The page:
The PCA's Relationship to the Secondary Standards

bookslover

Puritan Board Doctor
In the last two or three days, I've read comments in my Twitter feed, by three different people, completely independently of each other, to the effect that the PCA's embrace of good-faith subscription to the secondary standards, beginning in 2002, is the source of most of the denomination's current problems.

I thought it was remarkable that three different people would say that in quick succession.

I guess that wasn't one of the PCA's better ideas.
 

NaphtaliPress

Administrator
Staff member
A PCA majority imposed good faith subscription over a sizable minority objection back then; and one can certainly trace a precipitous decline over the last 20 years to it along with other faults in the PCA. The video below of Dr. Strain's address at the recent GRN conference says the common fact that if you take no exceptions to the PCA's doctrinal standards, you get more grief than if you do! Dr. McGraw of GPTS observed over a decade ago that this move for good faith subscription as adopted and executed essentially took the PCA off a confessional standard (now only at the wayback machine).
 

SolaScriptura

Puritanboard Brimstone
Which decisions were worse, out of interest?
I think the more incisive question would be ask "Which 'bad decisions' have been worse that were not the natural ramifications of good faith subscription?"

In other words, I agree that we sold the farm with good faith subscription.
Since then there have been bad decisions, but most of the garbage going on flows directly from that one big bad decision.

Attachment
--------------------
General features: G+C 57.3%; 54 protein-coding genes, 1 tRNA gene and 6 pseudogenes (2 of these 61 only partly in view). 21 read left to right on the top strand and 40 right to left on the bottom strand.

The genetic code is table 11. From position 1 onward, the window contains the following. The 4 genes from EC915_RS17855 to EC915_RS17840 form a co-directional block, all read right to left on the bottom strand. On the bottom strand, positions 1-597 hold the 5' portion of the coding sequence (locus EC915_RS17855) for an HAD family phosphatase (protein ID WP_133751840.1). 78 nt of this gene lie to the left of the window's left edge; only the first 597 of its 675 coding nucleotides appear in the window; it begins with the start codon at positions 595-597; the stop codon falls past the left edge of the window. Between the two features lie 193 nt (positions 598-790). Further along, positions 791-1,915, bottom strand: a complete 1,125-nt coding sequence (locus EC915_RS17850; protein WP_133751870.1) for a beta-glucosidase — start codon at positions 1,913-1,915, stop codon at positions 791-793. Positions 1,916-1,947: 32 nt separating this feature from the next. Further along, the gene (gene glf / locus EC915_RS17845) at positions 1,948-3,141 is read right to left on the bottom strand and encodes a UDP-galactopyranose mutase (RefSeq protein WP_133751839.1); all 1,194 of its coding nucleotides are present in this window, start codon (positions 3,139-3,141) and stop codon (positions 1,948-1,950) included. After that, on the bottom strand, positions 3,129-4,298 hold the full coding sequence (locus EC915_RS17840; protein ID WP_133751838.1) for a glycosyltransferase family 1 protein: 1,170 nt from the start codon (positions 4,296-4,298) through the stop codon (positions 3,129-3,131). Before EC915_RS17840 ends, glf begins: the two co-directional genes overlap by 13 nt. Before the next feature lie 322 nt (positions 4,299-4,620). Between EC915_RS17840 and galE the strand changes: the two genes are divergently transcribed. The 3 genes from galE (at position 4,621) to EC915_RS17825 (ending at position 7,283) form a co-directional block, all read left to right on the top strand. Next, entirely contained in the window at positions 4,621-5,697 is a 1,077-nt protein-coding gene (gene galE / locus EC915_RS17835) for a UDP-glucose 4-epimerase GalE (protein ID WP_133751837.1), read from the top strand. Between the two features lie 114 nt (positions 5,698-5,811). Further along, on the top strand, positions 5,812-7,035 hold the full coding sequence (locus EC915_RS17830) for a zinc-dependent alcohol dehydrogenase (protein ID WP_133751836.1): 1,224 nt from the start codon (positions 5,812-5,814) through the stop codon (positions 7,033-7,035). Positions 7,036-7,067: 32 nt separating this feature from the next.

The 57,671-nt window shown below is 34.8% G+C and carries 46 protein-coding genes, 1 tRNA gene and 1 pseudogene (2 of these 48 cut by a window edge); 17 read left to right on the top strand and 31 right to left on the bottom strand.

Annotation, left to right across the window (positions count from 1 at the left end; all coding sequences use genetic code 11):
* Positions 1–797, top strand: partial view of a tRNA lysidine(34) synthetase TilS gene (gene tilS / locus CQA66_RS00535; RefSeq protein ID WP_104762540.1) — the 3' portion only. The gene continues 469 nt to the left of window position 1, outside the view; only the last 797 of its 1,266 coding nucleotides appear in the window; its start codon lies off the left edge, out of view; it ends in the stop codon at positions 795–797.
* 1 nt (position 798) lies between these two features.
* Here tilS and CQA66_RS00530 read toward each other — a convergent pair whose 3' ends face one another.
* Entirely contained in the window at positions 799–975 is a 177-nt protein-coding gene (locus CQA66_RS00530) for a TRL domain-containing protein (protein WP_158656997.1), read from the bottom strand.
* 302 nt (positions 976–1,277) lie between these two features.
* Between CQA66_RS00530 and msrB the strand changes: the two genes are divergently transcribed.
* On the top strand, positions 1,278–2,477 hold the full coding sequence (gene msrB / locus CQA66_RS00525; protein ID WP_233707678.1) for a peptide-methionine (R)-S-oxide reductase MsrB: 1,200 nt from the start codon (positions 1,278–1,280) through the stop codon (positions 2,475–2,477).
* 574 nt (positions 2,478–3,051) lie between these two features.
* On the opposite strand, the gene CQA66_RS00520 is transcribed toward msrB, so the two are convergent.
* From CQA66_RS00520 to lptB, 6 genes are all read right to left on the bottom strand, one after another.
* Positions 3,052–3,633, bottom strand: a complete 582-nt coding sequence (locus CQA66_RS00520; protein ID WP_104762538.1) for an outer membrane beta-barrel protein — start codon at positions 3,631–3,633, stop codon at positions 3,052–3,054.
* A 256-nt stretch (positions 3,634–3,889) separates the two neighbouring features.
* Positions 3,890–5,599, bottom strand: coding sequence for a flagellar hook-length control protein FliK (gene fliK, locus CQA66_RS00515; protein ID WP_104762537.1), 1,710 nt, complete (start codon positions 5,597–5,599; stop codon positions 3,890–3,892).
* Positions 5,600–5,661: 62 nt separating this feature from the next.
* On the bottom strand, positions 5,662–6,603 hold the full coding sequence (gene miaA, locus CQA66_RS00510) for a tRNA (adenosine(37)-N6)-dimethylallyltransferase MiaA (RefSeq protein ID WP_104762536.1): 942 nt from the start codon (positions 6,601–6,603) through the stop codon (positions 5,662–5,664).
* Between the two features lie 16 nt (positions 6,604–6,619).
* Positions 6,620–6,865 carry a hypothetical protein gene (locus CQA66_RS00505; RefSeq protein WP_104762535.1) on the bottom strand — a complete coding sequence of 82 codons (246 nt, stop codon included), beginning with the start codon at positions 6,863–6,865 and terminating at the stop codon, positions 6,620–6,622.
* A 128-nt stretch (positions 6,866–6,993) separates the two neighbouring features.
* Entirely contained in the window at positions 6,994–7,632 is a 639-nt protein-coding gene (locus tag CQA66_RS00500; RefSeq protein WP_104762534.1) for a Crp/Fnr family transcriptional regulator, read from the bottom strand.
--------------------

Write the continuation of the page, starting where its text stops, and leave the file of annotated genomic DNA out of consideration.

Scottish Presbyterian

Puritan Board Freshman
I think the more incisive question would be ask "Which 'bad decisions' have been worse that were not the natural ramifications of good faith subscription?"

In other words, I agree that we sold the farm with good faith subscription.
Since then there have been bad decisions, but most of the garbage going on flows directly from that one big bad decision.
Thanks. It was a genuine question on my part as I have very little knowledge of goings on that side of the pond - that did seem a rather big one though to be far from the worst!
 

J.L. Allen

Puritan Board Sophomore
I've had this same conversation with some PCA brothers at seminary. Has there been any movement to fix this issue?
 

Edward

Puritanboard Commissioner
Which decisions were worse, out of interest?

I think the more incisive question would be ask "Which 'bad decisions' have been worse that were not the natural ramifications of good faith subscription?"
Joining and Receiving. It predates good faith subscription. And it brought in diverse thinking. It did seem like a good idea at the time.

Some other bad decisions for the list:

Change in church planting strategy at MNA. Change in global mission strategy at MTW. Wokeism in the denomination. Abdication of duties by the General Assembly.
 

NaphtaliPress

Administrator
Staff member
Joining and Receiving. It predates good faith subscription. And it brought in diverse thinking. It did seem like a good idea at the time.

Some other bad decisions for the list:

Change in church planting strategy at MNA. Change in global mission strategy at MTW. Wokeism in the denomination. Abdication of duties by the General Assembly.